Tag Archives: True North Sports and Entertainment

TWO MINUTES with BRUCE BERLET

bruce mug shot 1BY: Bruce Berlet

As expected, the Manitoba Moose are no more.

The American Hockey League’s Board of Governors unanimously approved on Friday the relocation of the franchise owned by True North Sports & Entertainment Ltd. from Winnipeg, Manitoba, to St. John’s, Newfoundland, for next season.

The move has been rumored since True North began making overtures to purchase the NHL’s Atlanta Thrashers and move them to Winnipeg weeks ago. True North and the Atlanta Spirit Group, which owns the Thrashers, finalized the sale May 31, and formal approval is expected when the NHL Board of Governors meet June 21 in New York.

Continue reading

Advertisements

FROM THE CREASE with BRUCE BERLET

bruce mug shot 1BY: Bruce Berlet

After a 15-year absence, the NHL is returning to Winnipeg, Manitoba.

After weeks of denial by NHL commissioner Gary Bettman and other league officials, True North Sports and Entertainment announced a conditional purchase of the financially strapped Atlanta Thrashers. Lawyers worked through the night on deal, with the final piece put in place Tuesday morning. Bettman told reporters at a news conference in Winnipeg that he took a conference call with the principles at 4:30 a.m. (EDT) Tuesday.

True North, headed by billionaire David Thomson and Mark Chipman, negotiated with the Atlanta Spirit Group to buy the Thrashers, who reportedly lost more than $300 million since 2005. Thomson is Canada’s richest man and chairman of the news and information company Thomson Reuters. Chipman’s family owns auto dealerships and real estate in Manitoba, and Chipman is governor of the AHL’s Manitoba Moose and former chairman of the executive committee of the AHL Board of Governors.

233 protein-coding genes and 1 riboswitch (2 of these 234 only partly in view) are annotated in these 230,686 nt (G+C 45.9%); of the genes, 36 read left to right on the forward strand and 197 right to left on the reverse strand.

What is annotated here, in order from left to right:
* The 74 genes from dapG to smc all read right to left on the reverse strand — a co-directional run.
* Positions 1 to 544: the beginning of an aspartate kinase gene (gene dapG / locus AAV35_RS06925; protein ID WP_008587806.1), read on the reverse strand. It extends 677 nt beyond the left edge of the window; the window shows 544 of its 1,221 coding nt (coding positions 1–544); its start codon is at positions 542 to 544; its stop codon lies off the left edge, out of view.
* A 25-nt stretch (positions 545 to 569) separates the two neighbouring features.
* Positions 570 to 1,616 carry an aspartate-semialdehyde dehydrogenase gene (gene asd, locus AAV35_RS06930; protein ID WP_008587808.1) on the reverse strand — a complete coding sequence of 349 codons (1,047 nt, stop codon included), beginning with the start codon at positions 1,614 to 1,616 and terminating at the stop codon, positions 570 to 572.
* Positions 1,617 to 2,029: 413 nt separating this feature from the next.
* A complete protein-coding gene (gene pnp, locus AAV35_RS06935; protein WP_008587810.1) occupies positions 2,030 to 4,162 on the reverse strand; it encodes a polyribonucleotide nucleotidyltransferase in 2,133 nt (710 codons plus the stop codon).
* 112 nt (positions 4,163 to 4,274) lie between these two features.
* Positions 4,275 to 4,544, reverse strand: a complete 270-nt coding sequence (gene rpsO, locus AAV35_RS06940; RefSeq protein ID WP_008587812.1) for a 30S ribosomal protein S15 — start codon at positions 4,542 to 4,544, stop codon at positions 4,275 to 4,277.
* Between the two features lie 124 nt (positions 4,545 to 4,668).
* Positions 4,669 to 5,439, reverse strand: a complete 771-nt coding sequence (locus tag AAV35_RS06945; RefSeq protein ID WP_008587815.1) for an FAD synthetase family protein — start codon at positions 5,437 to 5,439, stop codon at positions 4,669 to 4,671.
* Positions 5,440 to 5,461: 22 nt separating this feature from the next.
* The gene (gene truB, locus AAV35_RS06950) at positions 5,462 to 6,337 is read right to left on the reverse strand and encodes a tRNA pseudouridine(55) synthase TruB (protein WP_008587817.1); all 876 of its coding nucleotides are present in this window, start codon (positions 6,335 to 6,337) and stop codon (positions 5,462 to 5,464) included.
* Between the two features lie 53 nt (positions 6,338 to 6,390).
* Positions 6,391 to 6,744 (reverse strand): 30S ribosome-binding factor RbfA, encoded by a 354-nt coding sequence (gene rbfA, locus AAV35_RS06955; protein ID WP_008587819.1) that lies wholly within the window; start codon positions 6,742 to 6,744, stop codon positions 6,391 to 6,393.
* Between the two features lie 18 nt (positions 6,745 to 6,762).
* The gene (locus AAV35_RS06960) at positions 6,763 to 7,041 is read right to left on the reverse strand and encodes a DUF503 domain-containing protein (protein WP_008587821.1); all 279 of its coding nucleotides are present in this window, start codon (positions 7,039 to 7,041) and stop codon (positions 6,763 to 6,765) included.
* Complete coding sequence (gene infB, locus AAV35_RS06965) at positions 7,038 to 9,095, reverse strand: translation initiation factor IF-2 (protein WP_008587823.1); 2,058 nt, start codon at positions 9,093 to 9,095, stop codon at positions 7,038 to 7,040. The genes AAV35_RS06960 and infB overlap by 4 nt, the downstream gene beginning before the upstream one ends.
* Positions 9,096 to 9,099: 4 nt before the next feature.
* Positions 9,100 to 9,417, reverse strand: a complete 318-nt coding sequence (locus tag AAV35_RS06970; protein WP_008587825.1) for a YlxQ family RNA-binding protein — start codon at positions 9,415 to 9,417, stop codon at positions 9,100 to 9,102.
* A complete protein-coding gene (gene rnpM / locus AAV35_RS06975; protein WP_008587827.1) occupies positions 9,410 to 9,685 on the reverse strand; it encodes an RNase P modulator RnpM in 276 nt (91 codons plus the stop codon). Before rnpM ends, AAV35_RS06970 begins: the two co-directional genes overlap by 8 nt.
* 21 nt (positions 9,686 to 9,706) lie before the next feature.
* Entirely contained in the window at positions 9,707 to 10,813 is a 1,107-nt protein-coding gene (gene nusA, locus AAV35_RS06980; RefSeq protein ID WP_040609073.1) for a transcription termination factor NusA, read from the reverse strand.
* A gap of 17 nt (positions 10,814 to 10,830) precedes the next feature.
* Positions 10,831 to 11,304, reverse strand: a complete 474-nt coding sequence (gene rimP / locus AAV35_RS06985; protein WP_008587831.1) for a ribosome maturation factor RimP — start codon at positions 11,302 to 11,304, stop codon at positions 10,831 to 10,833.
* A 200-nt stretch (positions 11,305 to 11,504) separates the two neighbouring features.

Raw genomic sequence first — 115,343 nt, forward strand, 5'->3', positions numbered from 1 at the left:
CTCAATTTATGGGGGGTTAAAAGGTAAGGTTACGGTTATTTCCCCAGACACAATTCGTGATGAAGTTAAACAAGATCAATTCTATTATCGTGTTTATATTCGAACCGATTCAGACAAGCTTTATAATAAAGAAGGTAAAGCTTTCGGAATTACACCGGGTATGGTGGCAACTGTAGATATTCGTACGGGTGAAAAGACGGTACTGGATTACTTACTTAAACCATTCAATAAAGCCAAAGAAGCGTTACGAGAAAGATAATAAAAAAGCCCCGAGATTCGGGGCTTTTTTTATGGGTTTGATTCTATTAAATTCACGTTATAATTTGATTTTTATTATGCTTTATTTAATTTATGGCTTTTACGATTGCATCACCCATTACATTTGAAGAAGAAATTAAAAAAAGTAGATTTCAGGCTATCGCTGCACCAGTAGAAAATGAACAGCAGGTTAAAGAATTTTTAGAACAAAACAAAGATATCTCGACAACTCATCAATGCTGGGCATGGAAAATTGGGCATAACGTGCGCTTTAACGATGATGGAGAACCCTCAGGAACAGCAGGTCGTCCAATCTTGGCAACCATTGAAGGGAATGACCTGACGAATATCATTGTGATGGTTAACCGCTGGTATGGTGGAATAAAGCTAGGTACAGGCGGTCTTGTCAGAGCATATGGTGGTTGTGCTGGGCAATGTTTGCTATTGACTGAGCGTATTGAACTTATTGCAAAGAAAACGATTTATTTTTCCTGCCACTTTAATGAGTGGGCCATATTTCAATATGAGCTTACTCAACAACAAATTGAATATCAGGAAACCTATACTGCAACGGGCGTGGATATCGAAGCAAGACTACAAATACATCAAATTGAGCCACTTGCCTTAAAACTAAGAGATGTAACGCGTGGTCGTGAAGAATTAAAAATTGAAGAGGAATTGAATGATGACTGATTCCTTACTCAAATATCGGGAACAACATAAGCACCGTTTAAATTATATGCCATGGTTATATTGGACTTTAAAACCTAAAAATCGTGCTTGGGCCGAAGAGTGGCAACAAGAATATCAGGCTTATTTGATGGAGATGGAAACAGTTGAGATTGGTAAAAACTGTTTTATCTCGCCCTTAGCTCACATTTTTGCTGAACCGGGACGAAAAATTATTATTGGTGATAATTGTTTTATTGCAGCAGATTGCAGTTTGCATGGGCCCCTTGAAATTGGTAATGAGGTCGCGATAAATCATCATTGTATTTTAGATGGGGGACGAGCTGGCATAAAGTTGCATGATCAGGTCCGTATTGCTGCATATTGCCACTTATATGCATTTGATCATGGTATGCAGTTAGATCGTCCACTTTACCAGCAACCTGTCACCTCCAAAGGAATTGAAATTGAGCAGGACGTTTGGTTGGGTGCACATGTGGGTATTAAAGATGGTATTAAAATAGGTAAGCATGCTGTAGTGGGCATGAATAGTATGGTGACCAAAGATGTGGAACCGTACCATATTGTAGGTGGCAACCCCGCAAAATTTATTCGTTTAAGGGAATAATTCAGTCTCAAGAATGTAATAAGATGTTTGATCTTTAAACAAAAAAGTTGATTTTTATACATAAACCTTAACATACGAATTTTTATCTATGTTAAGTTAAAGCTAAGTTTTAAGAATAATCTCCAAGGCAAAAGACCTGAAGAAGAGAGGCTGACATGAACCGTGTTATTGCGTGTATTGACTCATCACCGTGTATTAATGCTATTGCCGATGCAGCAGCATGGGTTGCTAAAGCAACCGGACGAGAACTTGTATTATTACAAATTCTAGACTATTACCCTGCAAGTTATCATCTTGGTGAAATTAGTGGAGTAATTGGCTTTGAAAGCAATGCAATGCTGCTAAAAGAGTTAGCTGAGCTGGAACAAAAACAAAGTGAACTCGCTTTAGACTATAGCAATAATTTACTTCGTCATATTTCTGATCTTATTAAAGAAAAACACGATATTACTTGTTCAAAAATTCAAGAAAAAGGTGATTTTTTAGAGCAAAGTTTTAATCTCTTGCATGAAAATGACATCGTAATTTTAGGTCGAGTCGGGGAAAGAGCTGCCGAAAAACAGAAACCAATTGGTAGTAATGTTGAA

Continue reading

FROM THE CREASE with BRUCE BERLET

bruce mug shot 1BY: Bruce Berlet

The Manny Malhotra Miracle Saga took another major positive step Saturday.

And the former Hartford Whalers and New York Rangers forward had a difficult time hiding his emotions in his first media interview since a deflected puck to his left eye in a game against the Colorado Avalanche on March 16 seemingly ended his season and threatened his career.

Instead, the Vancouver Canucks center was cleared to play in the Stanley Cup finals against the Boston Bruins that begin Wednesday night in Vancouver, improving his status from a spiritual leader to a possible contributor for pro hockey’s most cherished prize.

Continue reading